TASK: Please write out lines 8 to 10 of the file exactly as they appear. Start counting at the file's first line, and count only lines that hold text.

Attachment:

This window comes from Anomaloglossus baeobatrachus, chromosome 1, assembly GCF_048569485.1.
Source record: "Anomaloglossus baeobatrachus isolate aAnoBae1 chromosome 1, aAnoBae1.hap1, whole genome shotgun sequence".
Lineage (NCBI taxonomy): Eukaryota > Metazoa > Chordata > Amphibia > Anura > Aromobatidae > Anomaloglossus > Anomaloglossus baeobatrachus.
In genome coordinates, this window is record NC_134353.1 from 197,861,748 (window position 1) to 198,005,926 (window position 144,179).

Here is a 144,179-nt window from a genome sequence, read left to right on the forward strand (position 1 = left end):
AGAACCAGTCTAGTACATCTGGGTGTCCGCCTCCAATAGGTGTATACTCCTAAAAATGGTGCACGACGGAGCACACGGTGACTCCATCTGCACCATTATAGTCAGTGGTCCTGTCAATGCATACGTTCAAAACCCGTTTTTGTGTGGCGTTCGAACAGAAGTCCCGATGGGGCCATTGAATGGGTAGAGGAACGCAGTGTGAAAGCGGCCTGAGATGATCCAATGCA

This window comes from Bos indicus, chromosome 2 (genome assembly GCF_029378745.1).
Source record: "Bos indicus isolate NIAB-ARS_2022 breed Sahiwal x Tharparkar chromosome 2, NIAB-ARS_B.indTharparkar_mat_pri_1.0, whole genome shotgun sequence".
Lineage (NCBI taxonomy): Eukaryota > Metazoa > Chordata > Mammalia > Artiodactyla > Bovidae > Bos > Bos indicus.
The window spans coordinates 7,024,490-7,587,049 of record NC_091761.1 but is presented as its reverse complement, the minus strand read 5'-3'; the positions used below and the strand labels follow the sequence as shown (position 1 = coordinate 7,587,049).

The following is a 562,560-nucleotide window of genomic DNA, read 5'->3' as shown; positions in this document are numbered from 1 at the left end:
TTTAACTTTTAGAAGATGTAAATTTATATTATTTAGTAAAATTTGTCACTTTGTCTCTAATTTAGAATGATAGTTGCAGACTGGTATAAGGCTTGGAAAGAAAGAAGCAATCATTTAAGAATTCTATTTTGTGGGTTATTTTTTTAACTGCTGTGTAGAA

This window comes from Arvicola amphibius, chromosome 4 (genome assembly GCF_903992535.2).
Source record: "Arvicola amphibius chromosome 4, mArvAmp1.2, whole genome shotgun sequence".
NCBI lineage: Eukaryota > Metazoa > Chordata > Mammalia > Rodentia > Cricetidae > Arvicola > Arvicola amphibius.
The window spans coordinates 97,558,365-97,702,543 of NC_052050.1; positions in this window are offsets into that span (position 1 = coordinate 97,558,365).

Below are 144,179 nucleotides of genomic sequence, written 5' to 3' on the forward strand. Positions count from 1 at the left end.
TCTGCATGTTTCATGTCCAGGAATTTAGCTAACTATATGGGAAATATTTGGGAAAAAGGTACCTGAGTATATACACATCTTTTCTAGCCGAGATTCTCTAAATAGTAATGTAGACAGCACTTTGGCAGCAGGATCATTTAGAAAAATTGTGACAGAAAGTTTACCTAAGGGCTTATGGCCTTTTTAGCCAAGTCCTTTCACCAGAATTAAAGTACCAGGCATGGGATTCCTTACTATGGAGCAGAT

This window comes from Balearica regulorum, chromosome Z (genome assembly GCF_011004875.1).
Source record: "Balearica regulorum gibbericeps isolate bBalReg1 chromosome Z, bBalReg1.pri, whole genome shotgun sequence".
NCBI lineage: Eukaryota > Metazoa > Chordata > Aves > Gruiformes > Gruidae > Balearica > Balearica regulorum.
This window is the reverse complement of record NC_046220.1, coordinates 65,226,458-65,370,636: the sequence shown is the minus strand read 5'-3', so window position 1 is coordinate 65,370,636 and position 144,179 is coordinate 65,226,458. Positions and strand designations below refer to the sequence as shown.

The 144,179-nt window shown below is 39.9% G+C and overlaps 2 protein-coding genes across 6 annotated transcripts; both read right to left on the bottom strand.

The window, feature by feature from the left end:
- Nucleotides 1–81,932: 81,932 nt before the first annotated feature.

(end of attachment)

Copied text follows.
Source record: "Bos indicus isolate NIAB-ARS_2022 breed Sahiwal x Tharparkar chromosome 2, NIAB-ARS_B.indTharparkar_mat_pri_1.0, whole genome shotgun sequence".
Lineage (NCBI taxonomy): Eukaryota > Metazoa > Chordata > Mammalia > Artiodactyla > Bovidae > Bos > Bos indicus.
The window spans coordinates 7,024,490-7,587,049 of record NC_091761.1 but is presented as its reverse complement, the minus strand read 5'-3'; the positions used below and the strand labels follow the sequence as shown (position 1 = coordinate 7,587,049).